“Brands, repro houses, printer converters, packers and retailers all have varying roles to play in the supply chain – which is becoming more automated, integrated and connected all the time – and the seasonality and development phases for new pack launches can be six to nine months. It is not always an individual job-driven market like much of the commercial print sector.

“Our advice would be to talk to organisations like ourselves at FIA UK to understand the market needs, technologies, trends, and challenges.”

Despite the numerous obstacles and additional current market pressures, there are nevertheless opportunities in packaging out there for commercial printers, especially for those that have a sustainable offering in mind.

Wilson concludes: “Packaging is a fascinating market to be in and there are a number of opportunities on the horizon for all parts of the value chain.

“Whether digitisation, automation and connection streamlining the supply chain from the brand, through to the converter, retailer and to the consumer, or sustainability and the circular economy changing packaging formats and consumer understanding of the role of packaging in their lives. The industry is incredibly dynamic and innovation-led making it an exciting industry to work in today.” 


A fantastic opportunity for driving innovation

Jo Stephenson, managing director, PHD Marketing 

It’s clear that the pandemic has had devastating effects on many businesses in the commercial print sector, and yet the label and packaging sectors – in the main – have benefited from the recent upswing in onshoring and e-commerce. For commercial printers looking to diversify into packaging, then, the most obvious adjacent markets, where skills and technologies may be transferable, are flexible paper and carton packaging for the food, health, and personal care markets. Beneficially, fibre-based packaging demand has been growing exponentially because of the pressure on brands to shift to plastic-free solutions.

The challenge comes in building knowledge to tap into what is an entirely different specification chain; learning to deal with new brands and retailers, with different expectations on print standards, lead times and accreditations for health and food safety. These markets are predominantly served by offset and flexo printers in the UK, along with their repro partners, who have tremendous skills in design, conversion and developing new sustainable solutions, despite much of the media rhetoric to the contrary.

The packaging industry has also not escaped the ravages of Covid-19 and Brexit unscathed. Materials, parts and machine prices are escalating rapidly along with lead times, creating significant barriers to entry for new companies seeking to enter the market. 12-18 month lead times on machines are not uncommon and parts and materials lead times have doubled, if not trebled, in many cases.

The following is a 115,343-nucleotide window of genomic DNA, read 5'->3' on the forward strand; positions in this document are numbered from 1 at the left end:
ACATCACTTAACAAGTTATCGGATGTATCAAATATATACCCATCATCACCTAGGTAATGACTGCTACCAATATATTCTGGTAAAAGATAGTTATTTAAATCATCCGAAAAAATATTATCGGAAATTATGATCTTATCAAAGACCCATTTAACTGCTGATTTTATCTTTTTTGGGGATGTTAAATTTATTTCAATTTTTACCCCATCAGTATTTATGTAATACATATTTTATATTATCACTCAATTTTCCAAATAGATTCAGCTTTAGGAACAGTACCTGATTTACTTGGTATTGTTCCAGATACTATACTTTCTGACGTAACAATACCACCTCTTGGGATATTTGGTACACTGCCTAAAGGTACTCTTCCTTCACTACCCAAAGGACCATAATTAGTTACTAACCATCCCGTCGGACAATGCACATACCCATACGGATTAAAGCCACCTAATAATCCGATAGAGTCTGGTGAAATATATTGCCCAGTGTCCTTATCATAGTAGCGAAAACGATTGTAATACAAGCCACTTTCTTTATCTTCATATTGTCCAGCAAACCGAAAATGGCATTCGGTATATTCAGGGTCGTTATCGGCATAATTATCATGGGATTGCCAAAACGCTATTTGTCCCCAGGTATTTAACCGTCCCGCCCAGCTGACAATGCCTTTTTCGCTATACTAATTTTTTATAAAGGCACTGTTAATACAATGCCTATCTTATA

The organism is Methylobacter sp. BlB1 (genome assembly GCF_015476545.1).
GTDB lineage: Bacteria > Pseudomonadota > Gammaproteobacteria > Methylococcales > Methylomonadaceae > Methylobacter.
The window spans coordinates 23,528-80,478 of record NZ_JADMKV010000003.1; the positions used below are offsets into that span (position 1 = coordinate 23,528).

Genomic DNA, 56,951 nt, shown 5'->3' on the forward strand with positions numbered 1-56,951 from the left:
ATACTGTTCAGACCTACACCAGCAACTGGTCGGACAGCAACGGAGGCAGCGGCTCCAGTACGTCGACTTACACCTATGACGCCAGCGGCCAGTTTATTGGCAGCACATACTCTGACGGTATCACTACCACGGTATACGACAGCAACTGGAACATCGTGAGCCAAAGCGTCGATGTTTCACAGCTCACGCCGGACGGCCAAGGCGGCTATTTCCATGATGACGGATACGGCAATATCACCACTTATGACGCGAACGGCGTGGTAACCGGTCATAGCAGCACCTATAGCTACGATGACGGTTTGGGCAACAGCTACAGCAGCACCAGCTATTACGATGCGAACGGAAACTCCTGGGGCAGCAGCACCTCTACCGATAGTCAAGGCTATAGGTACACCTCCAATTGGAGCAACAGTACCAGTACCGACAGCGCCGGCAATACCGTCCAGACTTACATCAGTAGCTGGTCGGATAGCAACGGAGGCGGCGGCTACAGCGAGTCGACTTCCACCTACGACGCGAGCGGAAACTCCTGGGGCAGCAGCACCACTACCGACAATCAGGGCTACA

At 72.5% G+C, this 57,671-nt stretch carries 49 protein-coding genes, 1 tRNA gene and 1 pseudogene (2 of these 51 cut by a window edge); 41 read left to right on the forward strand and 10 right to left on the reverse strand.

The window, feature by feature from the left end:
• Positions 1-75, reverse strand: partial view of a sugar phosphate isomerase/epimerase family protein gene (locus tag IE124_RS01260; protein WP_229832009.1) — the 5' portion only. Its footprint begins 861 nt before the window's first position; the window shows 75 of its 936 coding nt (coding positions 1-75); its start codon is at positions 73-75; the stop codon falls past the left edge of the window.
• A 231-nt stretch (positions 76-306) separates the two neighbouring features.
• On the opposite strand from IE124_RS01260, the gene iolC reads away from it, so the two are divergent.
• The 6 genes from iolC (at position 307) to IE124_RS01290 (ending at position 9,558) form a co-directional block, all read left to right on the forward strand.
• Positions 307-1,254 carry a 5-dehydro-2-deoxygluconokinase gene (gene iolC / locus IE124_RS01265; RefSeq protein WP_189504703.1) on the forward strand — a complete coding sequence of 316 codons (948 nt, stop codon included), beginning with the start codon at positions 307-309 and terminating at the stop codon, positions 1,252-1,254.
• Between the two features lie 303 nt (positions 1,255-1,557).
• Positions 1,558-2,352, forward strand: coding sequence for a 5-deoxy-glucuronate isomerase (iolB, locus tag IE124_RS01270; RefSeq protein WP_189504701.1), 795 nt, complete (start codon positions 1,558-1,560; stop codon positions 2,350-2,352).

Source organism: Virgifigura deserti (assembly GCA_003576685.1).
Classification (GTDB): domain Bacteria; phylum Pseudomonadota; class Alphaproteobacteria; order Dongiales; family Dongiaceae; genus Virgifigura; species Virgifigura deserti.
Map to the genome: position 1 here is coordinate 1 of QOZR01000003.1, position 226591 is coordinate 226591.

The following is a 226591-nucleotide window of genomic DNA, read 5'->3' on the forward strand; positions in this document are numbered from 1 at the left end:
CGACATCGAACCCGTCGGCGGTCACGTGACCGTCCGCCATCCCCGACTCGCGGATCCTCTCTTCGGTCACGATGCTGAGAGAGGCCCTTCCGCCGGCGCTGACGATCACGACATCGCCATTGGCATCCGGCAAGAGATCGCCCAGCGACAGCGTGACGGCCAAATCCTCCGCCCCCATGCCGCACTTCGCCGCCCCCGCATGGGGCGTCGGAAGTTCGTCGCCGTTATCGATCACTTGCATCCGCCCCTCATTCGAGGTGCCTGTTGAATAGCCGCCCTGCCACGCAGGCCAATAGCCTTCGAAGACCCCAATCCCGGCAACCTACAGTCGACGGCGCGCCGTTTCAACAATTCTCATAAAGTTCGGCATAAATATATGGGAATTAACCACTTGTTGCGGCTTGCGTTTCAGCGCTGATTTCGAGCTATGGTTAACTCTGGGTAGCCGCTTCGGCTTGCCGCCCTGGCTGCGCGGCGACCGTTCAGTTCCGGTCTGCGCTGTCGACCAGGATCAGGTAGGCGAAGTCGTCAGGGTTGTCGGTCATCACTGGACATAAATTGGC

All of this presents a conundrum for new entrants – the packaging market typically grows in line with GDP and there is tremendous opportunity for innovation providing entry points for new providers. However, tapping into a brand to get approved supplier status can be arduous in terms of technical and commercial knowledge needs, and then securing scalable assets to be able to begin supply is going to be tricky. There’s definitely opportunity but some clever planning and investment is going to be needed.


Are there opportunities in packaging for smaller businesses?

Mike Beese, managing director, DecTek

“In my experience it’s the biggest opportunity; packaging will wrap itself around smaller businesses. If you can adapt and get into the personalisation of packaging, it’s low quantities but high frequency and high margin so it’s ideal. We have noticed a massive trend and are probably hitting around 15 to 20 enquiries a day at the moment. We know our sweet spot; originally it was up to about 100 units but now we’re running up to about 10,000 units – that is the market that litho can’t deal with.”

Dominic Hartley, commercial director, Lexon Group

“There are more small crafters around these days; during lockdown a lot of people decided to pack in the desk job and start making things – like candles out of coffee grounds – and they’ve all got to package the products. They don’t want to put them in plastic, so carton packaging is definitely on the up. The volumes are low, and I don’t think the big boys want to know about looking after 200 of this and 300 of that. We’re just about to launch our [web-to-pack] website where you can order as little as 100.”

Dan Bakewell, managing director, Fine Print

“Some years ago, we expanded our graphic display department and that took us into very short-run packaging such as prototyping. That partly led us into an increased volume of short-run packaging on the litho side because customers that we’ve done 50 boxes for then ask for a quote for 1,000, 2,000 or 5,000. I also think smaller brands want to compete with bigger brands in terms of quality and the shelf image; historically they perhaps didn’t have the budget, but costs have come down.”